Monday, January 13th, 2020

Creating a transparently encrypted field in Django

This is officially PythonDiary's first Python 3 article! Python 2 is now officially dead, so there's less reasons to make that a major focus going forward.

In some rare situations you may wish to have data which may otherwise be visible on the Django site, or through the Django admin, but may wish to have this data transparently encrypted into the database. This could be very useful, if for example, you use an untrusted database where it is not managed by you, and some database administrator can indeed either dump the data, or otherwise view the stored schemas. This is common with managed databases, which are either maintained by a hosting provider, or is shared with other tenants. In this current day and age with many database breaches appearing in the news from large vendors, you can never be 100% sure that the data you save into your database will never be leaked.

Django supports custom fields on your database models, and the various CRUD and model services Django provides will use these fields with ease, making the creation of a globally transparently encrypted field possible. First lets start with the creation of the custom Django field to explain how that works first.

from django.db.models.fields import CharField
import cipher

class EnField(CharField):
    def from_db_value(self, value, expression, connection):
        """ Decrypt the data for display in Django as normal. """
        return cipher.decrypt(value)
    def get_prep_value(self, value):
        """ Encrypt the data when saving it into the database. """
        return cipher.encrypt(value)

As you can see here, it is really straightforward to extend an existing field, such as CharField. I choose CharField in this example, as it tends to render easily everywhere in the Django framework with ease, so it is the most straightforward to test this concept with. You may also wish to use the binhex module's base64 encoding, but most databases should allow binary data to be stored into a VARCHAR. You may also opt to use a binary field as well. It is also the simplest when it comes to playing with a model in the Python shell. Next, let's see how all the magic works in the cipher module.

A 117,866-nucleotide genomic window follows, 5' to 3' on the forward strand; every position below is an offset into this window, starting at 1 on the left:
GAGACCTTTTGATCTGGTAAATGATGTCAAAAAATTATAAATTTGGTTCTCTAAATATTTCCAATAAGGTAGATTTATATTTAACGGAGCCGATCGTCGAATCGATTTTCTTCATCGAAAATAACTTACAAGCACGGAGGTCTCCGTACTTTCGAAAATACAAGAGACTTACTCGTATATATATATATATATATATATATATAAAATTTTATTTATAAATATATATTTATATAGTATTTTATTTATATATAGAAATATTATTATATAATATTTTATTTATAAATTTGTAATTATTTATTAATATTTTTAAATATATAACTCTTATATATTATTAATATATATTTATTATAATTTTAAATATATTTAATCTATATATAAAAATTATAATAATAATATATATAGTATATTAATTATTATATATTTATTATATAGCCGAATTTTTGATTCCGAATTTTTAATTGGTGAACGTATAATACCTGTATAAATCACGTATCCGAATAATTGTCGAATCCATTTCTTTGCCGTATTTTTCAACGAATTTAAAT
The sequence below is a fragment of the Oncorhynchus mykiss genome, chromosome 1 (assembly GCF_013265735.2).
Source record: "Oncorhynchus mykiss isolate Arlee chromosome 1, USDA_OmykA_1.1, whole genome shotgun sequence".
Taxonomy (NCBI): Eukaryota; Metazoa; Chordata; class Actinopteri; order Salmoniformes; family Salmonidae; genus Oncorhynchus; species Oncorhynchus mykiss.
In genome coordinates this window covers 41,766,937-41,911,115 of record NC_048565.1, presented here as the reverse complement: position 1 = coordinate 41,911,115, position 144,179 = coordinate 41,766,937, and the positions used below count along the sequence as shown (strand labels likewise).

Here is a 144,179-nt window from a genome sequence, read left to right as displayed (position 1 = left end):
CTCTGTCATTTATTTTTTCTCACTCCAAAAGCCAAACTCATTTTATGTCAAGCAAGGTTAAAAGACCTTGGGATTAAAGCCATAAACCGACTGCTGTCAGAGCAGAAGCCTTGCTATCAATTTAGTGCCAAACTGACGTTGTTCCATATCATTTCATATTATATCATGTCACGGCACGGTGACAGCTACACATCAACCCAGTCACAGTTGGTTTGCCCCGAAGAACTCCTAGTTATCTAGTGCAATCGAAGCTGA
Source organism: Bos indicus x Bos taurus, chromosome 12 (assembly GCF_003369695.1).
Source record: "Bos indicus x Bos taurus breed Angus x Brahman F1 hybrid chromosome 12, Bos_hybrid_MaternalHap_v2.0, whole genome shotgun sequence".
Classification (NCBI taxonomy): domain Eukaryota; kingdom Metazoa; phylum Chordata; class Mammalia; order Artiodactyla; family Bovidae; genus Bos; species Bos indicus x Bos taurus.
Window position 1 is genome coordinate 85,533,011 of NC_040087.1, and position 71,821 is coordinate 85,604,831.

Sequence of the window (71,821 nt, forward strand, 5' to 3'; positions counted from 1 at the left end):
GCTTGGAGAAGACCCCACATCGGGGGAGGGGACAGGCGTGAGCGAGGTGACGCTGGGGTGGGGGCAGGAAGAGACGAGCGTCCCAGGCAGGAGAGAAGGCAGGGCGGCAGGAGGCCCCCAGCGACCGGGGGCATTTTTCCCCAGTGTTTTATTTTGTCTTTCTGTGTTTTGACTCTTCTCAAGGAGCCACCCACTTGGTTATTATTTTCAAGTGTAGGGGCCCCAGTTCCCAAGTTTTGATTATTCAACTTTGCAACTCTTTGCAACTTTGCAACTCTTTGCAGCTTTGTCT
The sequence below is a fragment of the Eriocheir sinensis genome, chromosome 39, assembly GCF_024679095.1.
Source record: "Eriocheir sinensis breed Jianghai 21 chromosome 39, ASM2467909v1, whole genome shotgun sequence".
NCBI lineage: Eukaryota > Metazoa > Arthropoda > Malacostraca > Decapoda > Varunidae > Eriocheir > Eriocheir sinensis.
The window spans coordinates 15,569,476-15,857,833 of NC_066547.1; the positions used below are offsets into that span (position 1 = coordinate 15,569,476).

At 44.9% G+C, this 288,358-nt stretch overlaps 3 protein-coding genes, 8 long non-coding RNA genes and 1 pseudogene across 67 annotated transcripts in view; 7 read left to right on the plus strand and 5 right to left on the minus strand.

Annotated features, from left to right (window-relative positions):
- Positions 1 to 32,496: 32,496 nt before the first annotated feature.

from Crypto.Cipher import AES
from django.conf import settings
import hashlib, random

def __random5():
    """ Generate a random sequence of 5 bytes for use in a SHA512 hash. """
    return bytes(''.join(map(chr,random.sample(range(255),5))), 'utf-8')

def __fill():
    """ This is used to generate filler data to pad our plain text before encryption. """
    return hashlib.sha512(__random5()).digest()

def __cipher():
    """ A simple constructor we can call from both our encrypt and decrypt functions. """
    key=hashlib.sha256(bytes(settings.SECRET_KEY, 'utf-8')).digest() # Key is generated by our SECRET_KEY in Django.
    return # Here you should perhaps use MODE_CBC, and add an initialization vector for additional security.  ECB is the default, and isn't very secure.

def encrypt(data):
    """ The entrypoint for encrypting our field. """
    FILL=__fill()+__fill()+__fill() # This is used to generate filler so we can satisfy the block size of AES.  It is best to pad with random data, than to pad with say nulls.
    return __cipher().encrypt(bytes(data, 'utf-8')+b'|'+FILL[len(data)+1:])

def decrypt(data):
    """ Entrypoint for decryption """
    return __cipher().decrypt(data).split(b'|')[0].decode('utf-8')

Pretty neat, huh? Feel free to change how the filler is generated, the cipher being used, and of course the options passed to the cipher to further customize this solution. I have tested this using Python 3.5, and Django 2.2.9. Although, it should work on future versions of both Python and Django. For obvious reasons, you should be using caching on your Django site if you plan on displaying these fields on your front-end. The best part about doing this as a field, rather than placing this code in your model, through a signal, or in a form, is that it 100% works in the Django admin, and any other place you may reference this field within your Django codebase. This is an interesting example, of when to use a custom model field in Django, rather than adding the logic to the model or the form.

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